ANAHEIM — The phone call came from management and this one got Shea Theodore very excited. It wasn’t about being called up to the NHL. Been there, done that. Lots of times. Sure, that call remains a thrill but it’s never as good as the first time. But this particular call for Theodore was about finding a place to call home. An actual house, unlike a nearby hotel that had been the case whenever he was brought up to Anaheim.
There was movement aplenty about the power rankings as we enter the season where the contenders begin to separate themselves from the pretenders. As we learned from the Ducks two seasons ago, you’re not necessarily done if you aren’t sitting in playoff position by Thanksgiving. But if you’re in Buffalo or Arizona, you can probably start game planning for the 2018 NHL draft and coveted defenseman Rasmus Dahlin.
ANAHEIM – Injured players continue to dot the Ducks’ roster but John Gibson isn’t one of them. And that has been their saving grace. So far, Gibson has been one of the healthy ones and his strong play has reflected that. The latest evidence came Sunday night as the goalie stopped a season-high 50 shots for the Ducks in their 3-2 win over the visiting Florida Panthers.
Happy Thanksgiving, everyone. For my friends up in Canada, have another one on us. Please don't get hurt fighting over the last 55" flat screen you don't really need but you can't ignore how cheap it is.
"I don't think we should kid ourselves. We weren't even close." #NHLDucks fume after allowing another shot barrage on John Gibson, with first-place Vegas coming back for 4-2 win. https://t.co/zgn8sQBKIu
Muck Rack makes it simple to find people, tweets, or articles that mention any name, keyword, company, hashtag etc. We've compiled this guide to help you make the most of your search.
Selecting a term
Start searching tweets, articles from media outlets, articles mentioned in tweets, journalists'
names, titles and bios with some suggested searches:
Companies or Topics (e.g. iPhone, Microsoft)
Phrases (e.g. "cloud computing") — use quotes to keep the terms together
Twitter handles (e.g. @username) — returns those who have mentioned or replied to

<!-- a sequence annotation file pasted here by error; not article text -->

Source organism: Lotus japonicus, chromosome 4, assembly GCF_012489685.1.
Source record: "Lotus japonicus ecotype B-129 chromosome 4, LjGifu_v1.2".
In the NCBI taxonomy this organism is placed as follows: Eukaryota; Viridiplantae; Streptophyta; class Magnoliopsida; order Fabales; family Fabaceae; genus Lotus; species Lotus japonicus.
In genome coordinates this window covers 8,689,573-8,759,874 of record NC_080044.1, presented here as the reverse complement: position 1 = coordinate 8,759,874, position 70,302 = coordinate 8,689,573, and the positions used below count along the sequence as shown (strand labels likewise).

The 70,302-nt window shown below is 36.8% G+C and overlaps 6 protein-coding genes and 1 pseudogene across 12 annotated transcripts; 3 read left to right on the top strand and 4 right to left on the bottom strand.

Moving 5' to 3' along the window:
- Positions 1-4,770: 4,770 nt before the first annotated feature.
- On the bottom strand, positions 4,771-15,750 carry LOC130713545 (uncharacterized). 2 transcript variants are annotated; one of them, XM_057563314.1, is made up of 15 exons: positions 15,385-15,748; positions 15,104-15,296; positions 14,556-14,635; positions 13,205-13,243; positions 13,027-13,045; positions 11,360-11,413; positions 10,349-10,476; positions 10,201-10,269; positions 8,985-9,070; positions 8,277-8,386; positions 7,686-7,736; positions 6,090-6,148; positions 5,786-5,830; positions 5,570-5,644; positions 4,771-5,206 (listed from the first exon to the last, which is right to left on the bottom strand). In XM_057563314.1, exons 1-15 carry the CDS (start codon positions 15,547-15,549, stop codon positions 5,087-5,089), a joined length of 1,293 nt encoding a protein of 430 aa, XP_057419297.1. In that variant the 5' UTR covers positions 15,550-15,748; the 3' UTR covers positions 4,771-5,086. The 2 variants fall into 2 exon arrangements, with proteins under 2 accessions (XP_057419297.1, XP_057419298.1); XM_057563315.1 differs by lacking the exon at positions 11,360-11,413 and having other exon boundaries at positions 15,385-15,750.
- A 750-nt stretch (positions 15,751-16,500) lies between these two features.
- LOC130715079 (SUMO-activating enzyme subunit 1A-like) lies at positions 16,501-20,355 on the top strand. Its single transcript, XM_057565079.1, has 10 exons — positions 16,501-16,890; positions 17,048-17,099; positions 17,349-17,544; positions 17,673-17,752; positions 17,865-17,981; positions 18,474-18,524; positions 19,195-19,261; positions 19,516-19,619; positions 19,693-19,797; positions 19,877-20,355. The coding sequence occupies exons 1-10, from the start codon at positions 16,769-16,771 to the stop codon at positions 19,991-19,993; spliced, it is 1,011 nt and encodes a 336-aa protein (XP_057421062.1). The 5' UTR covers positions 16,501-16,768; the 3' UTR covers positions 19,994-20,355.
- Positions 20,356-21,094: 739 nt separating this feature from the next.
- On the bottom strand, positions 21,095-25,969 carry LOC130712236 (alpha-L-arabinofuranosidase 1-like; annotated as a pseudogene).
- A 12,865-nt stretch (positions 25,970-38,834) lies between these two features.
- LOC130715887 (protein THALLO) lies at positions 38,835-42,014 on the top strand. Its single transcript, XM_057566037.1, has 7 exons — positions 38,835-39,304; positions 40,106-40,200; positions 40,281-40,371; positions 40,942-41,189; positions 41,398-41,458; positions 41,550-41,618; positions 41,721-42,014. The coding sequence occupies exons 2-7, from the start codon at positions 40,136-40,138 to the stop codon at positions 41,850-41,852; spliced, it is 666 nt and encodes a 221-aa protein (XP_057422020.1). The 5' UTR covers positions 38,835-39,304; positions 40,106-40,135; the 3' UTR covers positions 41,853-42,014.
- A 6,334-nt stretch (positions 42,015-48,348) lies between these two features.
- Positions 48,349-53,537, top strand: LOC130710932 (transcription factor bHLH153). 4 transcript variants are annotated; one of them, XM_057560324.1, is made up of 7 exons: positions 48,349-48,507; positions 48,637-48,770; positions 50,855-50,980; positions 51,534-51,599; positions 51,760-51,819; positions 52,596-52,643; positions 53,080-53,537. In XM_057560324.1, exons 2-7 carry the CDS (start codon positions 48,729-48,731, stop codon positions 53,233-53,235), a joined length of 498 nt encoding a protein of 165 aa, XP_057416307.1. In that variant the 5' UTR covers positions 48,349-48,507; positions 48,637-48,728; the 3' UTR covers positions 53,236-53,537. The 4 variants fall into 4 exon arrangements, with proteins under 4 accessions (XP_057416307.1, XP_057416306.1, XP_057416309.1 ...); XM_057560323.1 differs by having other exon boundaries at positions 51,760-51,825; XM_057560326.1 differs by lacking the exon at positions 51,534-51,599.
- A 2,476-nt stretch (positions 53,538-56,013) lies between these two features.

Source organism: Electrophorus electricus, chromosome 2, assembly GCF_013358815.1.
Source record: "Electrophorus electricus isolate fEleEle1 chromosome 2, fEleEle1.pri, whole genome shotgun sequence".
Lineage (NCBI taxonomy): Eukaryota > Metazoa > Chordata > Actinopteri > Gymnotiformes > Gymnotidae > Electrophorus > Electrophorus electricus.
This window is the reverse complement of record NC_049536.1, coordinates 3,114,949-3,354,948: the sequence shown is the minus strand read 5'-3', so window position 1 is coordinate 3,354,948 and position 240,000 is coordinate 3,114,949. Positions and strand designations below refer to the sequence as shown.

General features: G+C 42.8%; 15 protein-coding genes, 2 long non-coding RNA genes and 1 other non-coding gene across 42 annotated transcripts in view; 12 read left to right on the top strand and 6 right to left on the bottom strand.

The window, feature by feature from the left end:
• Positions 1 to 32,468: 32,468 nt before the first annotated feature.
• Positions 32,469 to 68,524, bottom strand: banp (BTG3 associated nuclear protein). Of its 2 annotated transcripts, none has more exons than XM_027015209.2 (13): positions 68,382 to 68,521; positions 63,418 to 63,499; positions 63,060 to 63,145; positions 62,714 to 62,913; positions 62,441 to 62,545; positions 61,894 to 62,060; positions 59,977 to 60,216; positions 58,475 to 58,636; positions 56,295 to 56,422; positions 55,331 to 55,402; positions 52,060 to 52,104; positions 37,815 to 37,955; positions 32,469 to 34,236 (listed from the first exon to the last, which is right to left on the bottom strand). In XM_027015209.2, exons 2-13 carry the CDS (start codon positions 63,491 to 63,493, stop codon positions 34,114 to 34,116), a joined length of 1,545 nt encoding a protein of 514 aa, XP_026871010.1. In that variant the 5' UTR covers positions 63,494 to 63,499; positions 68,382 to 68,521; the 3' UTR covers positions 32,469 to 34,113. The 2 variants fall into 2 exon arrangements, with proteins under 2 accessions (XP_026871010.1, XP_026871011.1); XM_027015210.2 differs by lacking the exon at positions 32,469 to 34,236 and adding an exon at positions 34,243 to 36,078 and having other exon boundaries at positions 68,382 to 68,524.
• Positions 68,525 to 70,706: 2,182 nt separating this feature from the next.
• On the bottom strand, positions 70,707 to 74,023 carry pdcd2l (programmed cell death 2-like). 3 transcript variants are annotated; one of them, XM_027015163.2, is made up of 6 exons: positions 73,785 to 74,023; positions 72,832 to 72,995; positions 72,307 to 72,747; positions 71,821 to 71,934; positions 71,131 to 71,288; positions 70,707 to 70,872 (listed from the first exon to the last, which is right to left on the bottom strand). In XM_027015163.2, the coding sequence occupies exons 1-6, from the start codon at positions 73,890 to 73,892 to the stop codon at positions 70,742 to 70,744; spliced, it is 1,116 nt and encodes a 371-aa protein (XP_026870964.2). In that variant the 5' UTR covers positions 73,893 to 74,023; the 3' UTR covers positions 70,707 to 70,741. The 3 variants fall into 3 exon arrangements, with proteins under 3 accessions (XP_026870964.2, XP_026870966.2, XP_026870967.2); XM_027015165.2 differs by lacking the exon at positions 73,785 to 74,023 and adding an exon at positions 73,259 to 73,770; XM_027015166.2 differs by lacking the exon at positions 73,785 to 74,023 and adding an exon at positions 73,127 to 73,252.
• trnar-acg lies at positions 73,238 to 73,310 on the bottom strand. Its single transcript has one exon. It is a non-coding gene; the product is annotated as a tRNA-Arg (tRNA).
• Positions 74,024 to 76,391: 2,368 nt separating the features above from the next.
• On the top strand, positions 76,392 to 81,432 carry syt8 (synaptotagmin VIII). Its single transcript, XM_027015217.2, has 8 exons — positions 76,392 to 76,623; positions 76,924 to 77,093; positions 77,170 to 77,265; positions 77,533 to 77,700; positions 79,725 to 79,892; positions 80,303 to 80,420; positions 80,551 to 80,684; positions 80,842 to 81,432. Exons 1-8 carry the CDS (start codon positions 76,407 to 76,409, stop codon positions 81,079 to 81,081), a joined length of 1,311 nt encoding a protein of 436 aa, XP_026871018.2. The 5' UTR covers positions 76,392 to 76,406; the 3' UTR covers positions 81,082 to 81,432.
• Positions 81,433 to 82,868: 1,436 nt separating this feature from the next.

Names (e.g. "David Pogue")
Hashtags (e.g. #sxsw, #london2012)
Bio details (e.g. vegan, Olympics, father)
Muck Rack's Advanced Search allows for many boolean operators.
Find results that mention multiple specified terms, use AND or
+. For example, ensure each result contains both Elon Musk and Mark Zuckerberg by
searching Musk AND Zuckerberg or Musk + Zuckerberg.
Use the operators OR or , to broaden your search when you'd like either of
multiple terms to appear in results. (This is the default behavior of our search when no operators
are used). For example, results will contain either cake or cookie by searching cake OR cookie or cake,cookie
Use NOT or - to subtract results from your search. For
example, searching Disney will yield results about the Walt Disney Company as well as Walt Disney
World Resort. To exclude mentions of Disney World, search for Disney -World or Disney
When using one of these operators with a phrase, enclose it in quotation marks. For example, you can
find results about smartphones excluding Apple's iPhone 4S by searching smartphone -"iPhone
Exact case matching or punctuation
If you're searching for a brand name or keyword that relies on specific punctuation marks or capitalization, you can
find results that match your exact query by adding matchcase: before the keyword you're searching for, like matchcase:E*TRADE .
Use parentheses to separate multiple
boolean phrases. For example, to find journalists talking about having fun in Disney World or
Disneyland, search for ("disney world" OR disneyland) AND fun.
An asterisk can be used to search for any variation of a root word truncated by the asterisk. For example, searching for admin* will return results for administrator, administration, administer, administered, etc.
A near operator is an AND operator where you can control the distance between the words. You can vary the distance the near operation uses by adding a forward slash and number (between 0-99) such as strawberries NEAR/10 "whipped cream", which means the strawberries must exist within 10 words of "whipped cream".